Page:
Stocks skidded Tuesday as worries about the housing and financial sectors came back with a vengeance.
The Dow Jones Industrial Average plunged 280.01, or 2.4 percent, to close at 11230.73, erasing much of the prior session's gain. Twenty-four of the 30 Dow components finished lower. (Track the Dow winners & losers.)
Enthusiasm for the bailout of Fannie Mae and Freddie Mac had already started to deflate as investors worried that the rescue wouldn't solve the bigger problemswith the housing and credit markets and that the U.S. is running out of options to stave off recession. A sharper-than-expected decline in pending-home sales and a fresh wave of chatter about Lehman Brothers only amplified those jitters.
Pending-home sales fell 3.2 percentin July from June, more than triple the 1-percent drop expected. Pending sales are based on signed contracts, which aren't counted as a sale until the transaction closes. Such sales are down 6.8 percent from a year ago.
Lehman Brothers plummeted to $7.79, its lowest level in a decade, amid market buzz that the brokerage is unlikely to be unable to raise the capital it needs. Reports suggest that talks have collapsed between Lehman and Korea Development Bank. Lehman's two-day slide has shaved $4 billion off its market cap.
Financials were some of the day's biggest decliners, erasing Monday's 4-percent rally and then some.
After Lehman, Washington Mutual , Ambac and AIG rounded out the top decliners on the S&P, with all three finishing down more than 19 percent.
Washington Mutual was under the gun as the cost to insure the bank's debt hit a record just a day after the ouster of its CEO. WaMu's credit-default swaps soared 31.5 percent, meaning it costs $3.15 million to insure $10 million in debt for five years, Markit Intraday reported.
Wachoviashares slipped 14 percent after Merrill Lynch said the bank wouldn't get much boost from the rescue plan and downgraded its rating on the stock to "underperform."
Shares of Fannie shot up 35 percent while Freddie finished flat.
The ink is still wet on the Fannie-Freddie money and auto makers area already pushing for a bailout of their own.
House Majority Leader Steny Hoyer said the House is considering a request to provide at least $25 billion— possibly up to $50 billion — in government-backed loans to help Detroit retool plants to focus on more efficient cars and trucks. It's not clear if the motion will be put to a vote before Congress breaks at the end of September, possibly for the rest of the year.
Shares of General Motors and Ford declined.
Energy stocks also took a beating as oil dropped about $3 to settle at $103.26 a barrel after OPEC powerhouse Saudi Arabia suggested that a meeting of oil ministers of the 13-nation organization will decide to keep crude production steady, despite their worries over rapidly falling prices.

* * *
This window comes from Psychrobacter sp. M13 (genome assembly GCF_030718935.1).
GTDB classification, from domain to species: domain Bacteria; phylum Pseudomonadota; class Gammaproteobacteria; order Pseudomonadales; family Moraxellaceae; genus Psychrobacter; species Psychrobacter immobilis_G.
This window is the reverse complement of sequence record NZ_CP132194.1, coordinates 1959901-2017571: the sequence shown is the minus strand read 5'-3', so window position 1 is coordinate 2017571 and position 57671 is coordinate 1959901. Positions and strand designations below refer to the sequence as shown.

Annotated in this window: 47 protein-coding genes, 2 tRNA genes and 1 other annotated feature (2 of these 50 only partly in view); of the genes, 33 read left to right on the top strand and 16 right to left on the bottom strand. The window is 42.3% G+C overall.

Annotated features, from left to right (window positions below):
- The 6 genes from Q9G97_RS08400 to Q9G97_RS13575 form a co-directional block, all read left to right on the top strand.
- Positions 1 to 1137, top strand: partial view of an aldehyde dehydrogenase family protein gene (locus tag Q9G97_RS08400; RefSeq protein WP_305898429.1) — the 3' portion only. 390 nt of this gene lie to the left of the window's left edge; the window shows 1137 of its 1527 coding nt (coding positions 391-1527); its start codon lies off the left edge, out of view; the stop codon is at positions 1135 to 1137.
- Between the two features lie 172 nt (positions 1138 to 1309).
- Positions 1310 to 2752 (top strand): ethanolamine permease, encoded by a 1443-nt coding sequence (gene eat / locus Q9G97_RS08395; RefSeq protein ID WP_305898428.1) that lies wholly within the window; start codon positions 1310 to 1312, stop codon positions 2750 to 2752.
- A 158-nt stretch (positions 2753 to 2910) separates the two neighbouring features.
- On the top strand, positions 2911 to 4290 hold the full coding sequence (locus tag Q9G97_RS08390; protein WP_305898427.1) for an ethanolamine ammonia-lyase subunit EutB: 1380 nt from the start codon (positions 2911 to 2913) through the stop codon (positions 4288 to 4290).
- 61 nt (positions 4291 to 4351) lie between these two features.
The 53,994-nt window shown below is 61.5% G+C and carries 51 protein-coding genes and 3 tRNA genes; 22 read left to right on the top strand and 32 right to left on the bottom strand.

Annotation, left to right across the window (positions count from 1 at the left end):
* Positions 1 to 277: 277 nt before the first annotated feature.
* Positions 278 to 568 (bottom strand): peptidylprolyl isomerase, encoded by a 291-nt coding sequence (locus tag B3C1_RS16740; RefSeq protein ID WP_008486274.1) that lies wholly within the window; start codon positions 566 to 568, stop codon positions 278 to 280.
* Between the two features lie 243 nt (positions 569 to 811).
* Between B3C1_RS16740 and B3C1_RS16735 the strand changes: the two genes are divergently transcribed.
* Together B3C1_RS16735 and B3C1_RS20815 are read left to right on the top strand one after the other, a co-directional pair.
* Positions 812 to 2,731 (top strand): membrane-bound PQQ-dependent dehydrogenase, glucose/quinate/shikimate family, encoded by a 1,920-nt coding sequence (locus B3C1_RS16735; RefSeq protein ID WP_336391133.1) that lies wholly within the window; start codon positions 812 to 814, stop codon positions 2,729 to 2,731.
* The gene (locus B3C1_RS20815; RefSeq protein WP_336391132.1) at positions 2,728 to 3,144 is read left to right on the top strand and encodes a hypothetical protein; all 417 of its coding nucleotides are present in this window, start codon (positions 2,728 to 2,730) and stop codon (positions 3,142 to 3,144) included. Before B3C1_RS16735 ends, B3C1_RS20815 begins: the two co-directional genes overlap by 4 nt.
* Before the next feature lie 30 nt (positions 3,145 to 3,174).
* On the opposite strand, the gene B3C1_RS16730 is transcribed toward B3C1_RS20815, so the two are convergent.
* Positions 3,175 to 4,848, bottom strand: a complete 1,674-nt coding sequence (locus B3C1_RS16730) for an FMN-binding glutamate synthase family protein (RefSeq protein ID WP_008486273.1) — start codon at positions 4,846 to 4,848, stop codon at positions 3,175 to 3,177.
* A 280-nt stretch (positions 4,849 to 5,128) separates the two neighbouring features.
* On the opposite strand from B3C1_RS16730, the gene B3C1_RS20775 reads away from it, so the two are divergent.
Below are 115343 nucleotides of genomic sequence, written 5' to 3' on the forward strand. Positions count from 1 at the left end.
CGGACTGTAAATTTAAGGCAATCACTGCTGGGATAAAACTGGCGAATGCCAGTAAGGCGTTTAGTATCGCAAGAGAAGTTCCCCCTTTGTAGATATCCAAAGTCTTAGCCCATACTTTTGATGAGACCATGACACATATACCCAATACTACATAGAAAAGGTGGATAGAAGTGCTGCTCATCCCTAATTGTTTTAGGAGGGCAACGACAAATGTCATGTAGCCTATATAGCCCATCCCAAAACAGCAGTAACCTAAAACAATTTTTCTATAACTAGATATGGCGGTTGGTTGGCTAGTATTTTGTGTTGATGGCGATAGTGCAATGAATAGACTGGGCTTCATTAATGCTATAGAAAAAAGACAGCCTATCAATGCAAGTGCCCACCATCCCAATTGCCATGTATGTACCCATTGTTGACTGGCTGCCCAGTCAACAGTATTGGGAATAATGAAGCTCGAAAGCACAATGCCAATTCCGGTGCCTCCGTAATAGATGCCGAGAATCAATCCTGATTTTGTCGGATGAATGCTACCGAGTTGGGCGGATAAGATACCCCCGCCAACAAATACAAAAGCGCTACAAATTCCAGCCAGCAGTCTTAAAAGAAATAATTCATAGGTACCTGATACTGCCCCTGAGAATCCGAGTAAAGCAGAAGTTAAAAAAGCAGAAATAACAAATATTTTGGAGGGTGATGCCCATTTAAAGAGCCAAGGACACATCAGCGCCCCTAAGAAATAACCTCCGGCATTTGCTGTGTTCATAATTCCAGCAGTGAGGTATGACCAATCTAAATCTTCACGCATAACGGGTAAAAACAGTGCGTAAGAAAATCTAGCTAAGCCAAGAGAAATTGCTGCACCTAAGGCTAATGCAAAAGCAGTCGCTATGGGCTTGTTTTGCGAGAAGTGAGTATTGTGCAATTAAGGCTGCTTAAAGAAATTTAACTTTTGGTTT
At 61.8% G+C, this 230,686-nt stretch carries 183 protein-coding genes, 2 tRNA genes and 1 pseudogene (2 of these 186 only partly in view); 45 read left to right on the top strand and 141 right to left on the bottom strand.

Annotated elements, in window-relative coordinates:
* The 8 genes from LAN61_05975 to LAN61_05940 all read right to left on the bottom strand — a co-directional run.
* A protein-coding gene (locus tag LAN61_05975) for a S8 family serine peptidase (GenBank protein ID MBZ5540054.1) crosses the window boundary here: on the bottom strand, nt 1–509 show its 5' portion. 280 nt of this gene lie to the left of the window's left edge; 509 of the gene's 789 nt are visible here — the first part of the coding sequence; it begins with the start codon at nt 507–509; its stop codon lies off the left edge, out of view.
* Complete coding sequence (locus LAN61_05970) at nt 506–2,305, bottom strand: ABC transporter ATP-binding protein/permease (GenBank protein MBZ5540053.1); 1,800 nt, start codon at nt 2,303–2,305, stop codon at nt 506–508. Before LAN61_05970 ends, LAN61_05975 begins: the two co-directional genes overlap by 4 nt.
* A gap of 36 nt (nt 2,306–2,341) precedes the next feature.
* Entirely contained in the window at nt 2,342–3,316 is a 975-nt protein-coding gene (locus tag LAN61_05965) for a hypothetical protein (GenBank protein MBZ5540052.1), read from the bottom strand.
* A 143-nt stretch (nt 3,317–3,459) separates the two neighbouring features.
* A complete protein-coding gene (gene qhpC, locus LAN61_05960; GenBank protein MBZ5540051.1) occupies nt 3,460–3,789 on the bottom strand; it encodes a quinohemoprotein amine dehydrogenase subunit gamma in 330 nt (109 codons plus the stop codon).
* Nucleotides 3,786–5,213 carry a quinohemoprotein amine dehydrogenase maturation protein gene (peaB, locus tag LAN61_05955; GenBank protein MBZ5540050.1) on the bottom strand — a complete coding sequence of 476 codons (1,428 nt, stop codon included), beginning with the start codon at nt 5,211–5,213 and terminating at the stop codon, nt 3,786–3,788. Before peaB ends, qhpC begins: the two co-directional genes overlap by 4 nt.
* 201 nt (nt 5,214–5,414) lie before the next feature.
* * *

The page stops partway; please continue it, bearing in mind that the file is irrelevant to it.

ConocoPhillips shed 8.5 percent, while Valero Energy lost 12 percent.
Homebuilders surrendered Monday's gains after the pending-home-sales report and as Credit Suisse downgraded a group of industry leaders, citing concerns that prices will continue to fall and credit standards will remain tight. Several well-known names in the sector shed more than 10 percent, including Hovnanian and Lennar.
Techs showed a little gusto after getting hammered in the past week but gave up most gains by the closing bell.
Dow component Hewlett-Packard rose less than 1 percent after Bernstein upgraded its rating on the stock following HP's acquisition of Electronic Data Systems.
Apple skidded 4 percent after the company announced new iPod nano and iPod Touch music players. The new nano, which is priced at $149 for 8 gigs of memory, is thinner and has a "shake to shuffle" feature. The Touch, which will sell for $229-399, depending on your gigs, is a lot like an iPhone, only without the phone part. Apple also announced a deal with NBC Universal, parent of CNBC, that NBC shows will again be available on iTunes. CEO Steve Jobs attempted to calm nervousness about his health, jesting, "Reports of my death have been greatly exaggerated." (Read a transcript of a live blog from the event by CNBC's Jim Goldman.)
Google slipped following news that the Justice Department has hired one of the nation's best-known litigators, the latest sign that it plans to launch an antitrust action against Google for its tightening grip on the online-advertising market.
McDonald's shares rose 1.2 percent after the fast-food chain said same-store sales rose 8.5 percent in August, more than expected, helped by growth in Europe and its Olympics sponsorship. (Of course, the endorsement from Mr. Eight Gold Medals, Michael Phelps, probably didn't hurt either!)
And, in a sign of the inflationary times, 99 Cents Only Stores announced that it's raising its prices. No, it's not changing its name — yet. The store is pushing it to the max, raising prices to 99.99 cents. Of course, there is no such thing as 1/100 of a penney, so with rounding, that'll be a buck, please. Shares fell 2.9 percent.
STILL TO COME:
WEDNESDAY: Weekly mortgage applications; crude inventories
THURSDAY: Import/export prices; international trade; weekly jobless claims; Treasury Budget
FRIDAY: Producer prices; government reading on retail sales; business inventories; consumer sentiment
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